Monday, March 25, 2013
Non-Event: Court of Appeals of Texas Finds "No Records" Certificate Admissible Under Rule 803(10)
Similar to its federal counterpart, Texas Rule of Evidence 803(10) provides the following exception to the rule against hearsay:
(10) Absence of Public Record or Entry. To prove the absence of a record, report, statement, or data compilation, in any form, or the nonoccurrence or nonexistence of a matter of which a record, report, statement, or data compilation, in any form, was regularly made and preserved by a public office or agency, evidence in the form of a certification in accordance with Rule 902, or testimony, that diligent search failed to disclose the record, report statement, or data compilation, or entry.
As the recent opinion of the Court of Appeals of Texas, Houston, in Texas Municipal Power Agency v. Johnston, 2013 WL 744395 (Tex.App.-Houston [1 Dist. 2013]), makes clear, this exception frequently applies to "no records" certificates.
In Johnston, Kirk A. Johnston sought temporary and permanent injunctive relief against the Texas Municipal Power Agency ("TMPA") to prohibit TMPA from, among other things, entering onto his property to conduct surveys and inspections and attempting to condemn a portion of his property. In response, the TMPA filed a plea to the jurisdiction, and the trial court denied the plea. Thereafter, the TMPA appealed.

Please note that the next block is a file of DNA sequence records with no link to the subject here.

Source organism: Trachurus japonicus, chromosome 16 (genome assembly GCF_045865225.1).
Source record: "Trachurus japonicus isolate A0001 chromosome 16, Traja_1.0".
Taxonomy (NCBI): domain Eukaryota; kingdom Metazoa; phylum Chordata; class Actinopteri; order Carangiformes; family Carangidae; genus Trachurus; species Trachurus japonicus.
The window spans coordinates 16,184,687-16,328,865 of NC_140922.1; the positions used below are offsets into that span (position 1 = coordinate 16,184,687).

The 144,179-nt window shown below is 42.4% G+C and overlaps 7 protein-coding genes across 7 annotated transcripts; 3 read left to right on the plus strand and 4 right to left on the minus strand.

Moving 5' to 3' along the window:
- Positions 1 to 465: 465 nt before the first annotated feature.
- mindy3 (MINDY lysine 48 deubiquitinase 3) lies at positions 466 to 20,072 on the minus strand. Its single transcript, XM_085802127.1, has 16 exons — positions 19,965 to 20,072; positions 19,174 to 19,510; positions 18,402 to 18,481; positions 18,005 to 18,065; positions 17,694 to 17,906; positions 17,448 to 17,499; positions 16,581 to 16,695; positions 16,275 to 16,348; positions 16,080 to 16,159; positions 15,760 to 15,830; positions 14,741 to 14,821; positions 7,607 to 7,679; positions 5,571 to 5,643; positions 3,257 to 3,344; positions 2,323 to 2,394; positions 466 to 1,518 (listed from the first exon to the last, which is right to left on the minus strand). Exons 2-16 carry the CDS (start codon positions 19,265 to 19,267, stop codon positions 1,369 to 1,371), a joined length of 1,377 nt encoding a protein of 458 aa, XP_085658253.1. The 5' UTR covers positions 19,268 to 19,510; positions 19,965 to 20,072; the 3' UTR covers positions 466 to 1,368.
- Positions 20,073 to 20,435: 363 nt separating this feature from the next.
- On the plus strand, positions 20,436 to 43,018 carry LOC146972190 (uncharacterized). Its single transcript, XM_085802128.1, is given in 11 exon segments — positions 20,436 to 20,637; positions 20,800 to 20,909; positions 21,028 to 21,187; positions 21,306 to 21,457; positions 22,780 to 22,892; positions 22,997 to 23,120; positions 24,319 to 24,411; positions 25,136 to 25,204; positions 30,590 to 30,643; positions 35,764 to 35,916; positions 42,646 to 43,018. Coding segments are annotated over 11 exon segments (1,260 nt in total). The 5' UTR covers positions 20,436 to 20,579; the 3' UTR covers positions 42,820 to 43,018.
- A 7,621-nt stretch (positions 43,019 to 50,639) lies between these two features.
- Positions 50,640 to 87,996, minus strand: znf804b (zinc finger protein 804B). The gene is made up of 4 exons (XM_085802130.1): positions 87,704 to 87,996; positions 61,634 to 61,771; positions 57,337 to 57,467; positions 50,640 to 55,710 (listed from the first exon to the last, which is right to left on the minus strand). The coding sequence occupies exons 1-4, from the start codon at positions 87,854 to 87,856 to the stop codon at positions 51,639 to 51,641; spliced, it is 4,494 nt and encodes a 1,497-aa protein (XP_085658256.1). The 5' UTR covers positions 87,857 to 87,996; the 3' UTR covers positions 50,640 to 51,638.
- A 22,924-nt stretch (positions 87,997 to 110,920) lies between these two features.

In addressing the TMPA's appeal, the Court of Appeals of Texas, Houston, noted that
At the hearing on its plea to the jurisdiction, the trial court admitted into evidence a certification from Wanda Callahan, the assistant secretary of the Board, certifying that the minutes and records of the Board's meetings "contain no record of the adoption by the Board of Directors of any motion, order, or resolution or any other action declaring the existence of a public purpose or necessity for the filing of a condemnation proceeding to acquire any property interest owned by Kirk A. Johnston or otherwise authorizing the filing of such a proceeding."
The appellate court agreed with this decision, finding that
Johnston objected to the admission of the no-records certificate on the ground that this document constitutes inadmissible hearsay. This document, however, proves "the nonoccurrence or nonexistence of a matter of which a record, report, statement, or data compilation, in any form, was regularly made and preserved by a public office or agency" and thus falls within an exception to the hearsay rule. See TEX.R. EVID. 803(10)....